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dc.contributor.advisorHiscock, Merrill
dc.creatorNanson, Josephine Louise
dc.date.accessioned2022-07-05T19:35:16Z
dc.date.available2022-07-05T19:35:16Z
dc.date.issued1988
dc.date.submitted1988en_US
dc.identifier.urihttps://hdl.handle.net/10388/14025
dc.description.abstractPrenatal exposure to ethanol is now recognized as a cause of mental retardation, borderline intellectual development and hyperactivity in children. The purpose of this study was to investigate activity and attention in a group of children with FAS and its milder variant, fetal alcohol effect (FAE) and to compare their behavior to children with ADD and normal children. The subjects were 20 children, diagnosed as FAS or FAE ; 20 with attention deficit disorder (ADD), and 20 normal children, aged 5 to 12 years. Each child received a short form of an 1O test and three attention demanding tasks, presented via microcomputer. The child's parent completed three questionnaires regarding the child's activity level. The attention-demanding tasks were chosen to tap the areas of attention that Douglas (1983) has identified as deficient in ADD children. The tasks chosen were the Choice Reaction Time Task (CRTT), the Delay Reaction Time Task (DRTT), and a variant of the Continuous Performance Task (CPT). The children with FAS/FAE were significantly more retarded in their intellectual development than were either of the other groups but the parental ratings on all three measures suggested that both the FAS/FAE and ADD children were considered to be hyperactive and inattentive in comparison to the normal children. Both the FAS/FAE children and ADD children scored within the hyperactive range on the questionnaires. In summary, the FAS/FAE children had difficulty with the investment, organization, maintenance of attention over time; with the modulation of arousal to meet situational demands; and with the inhibition of impulsive responses. The ADD children had difficulty with the investment, organization and maintenance of attention over time, and showed an inability to inhibit impulsive responses. Both groups of children were considered to be over- active and impulsive by their parents. The results suggest that although children with FAS/FAE are significantly more retarded than are children with classical ADD, the behavior problems of both groups of children are similar.en_US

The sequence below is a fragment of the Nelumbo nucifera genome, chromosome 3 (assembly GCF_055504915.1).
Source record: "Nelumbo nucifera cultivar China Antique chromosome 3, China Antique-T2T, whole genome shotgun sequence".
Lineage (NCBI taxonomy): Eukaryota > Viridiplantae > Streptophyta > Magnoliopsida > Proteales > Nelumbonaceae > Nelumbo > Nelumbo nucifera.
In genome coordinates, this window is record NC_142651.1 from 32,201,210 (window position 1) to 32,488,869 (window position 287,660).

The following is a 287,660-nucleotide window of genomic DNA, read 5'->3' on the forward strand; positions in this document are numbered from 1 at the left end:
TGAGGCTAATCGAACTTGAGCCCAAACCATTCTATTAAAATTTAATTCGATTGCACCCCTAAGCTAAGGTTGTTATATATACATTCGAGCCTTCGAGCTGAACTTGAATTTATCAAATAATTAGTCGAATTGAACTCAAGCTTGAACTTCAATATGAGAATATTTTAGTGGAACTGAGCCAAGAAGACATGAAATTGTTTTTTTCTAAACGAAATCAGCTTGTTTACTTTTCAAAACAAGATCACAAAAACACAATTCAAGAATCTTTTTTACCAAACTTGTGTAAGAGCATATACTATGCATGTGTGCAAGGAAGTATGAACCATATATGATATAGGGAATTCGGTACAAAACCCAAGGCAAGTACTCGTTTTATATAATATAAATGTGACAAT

dc.titleAttention Deficits in Alcohol-Exposed, Hyperactive and Normal Childrenen_US
thesis.degree.departmentPsychologyen_US
thesis.degree.disciplinePsychologyen_US
thesis.degree.grantorUniversity of Saskatchewanen_US
thesis.degree.levelDoctoralen_US
thesis.degree.nameBachelor of Arts and Science (B.A.&Sc.)en_US
dc.type.genreThesisen_US
dc.contributor.committeeMemberAmsel, E.
dc.contributor.committeeMemberBoeglin, J.
dc.contributor.committeeMemberBloom, B.
dc.contributor.committeeMemberClark, E.A.
dc.contributor.committeeMemberLowry, N.
dc.contributor.committeeMemberKeenan, M.
dc.contributor.committeeMemberFreeman, R.


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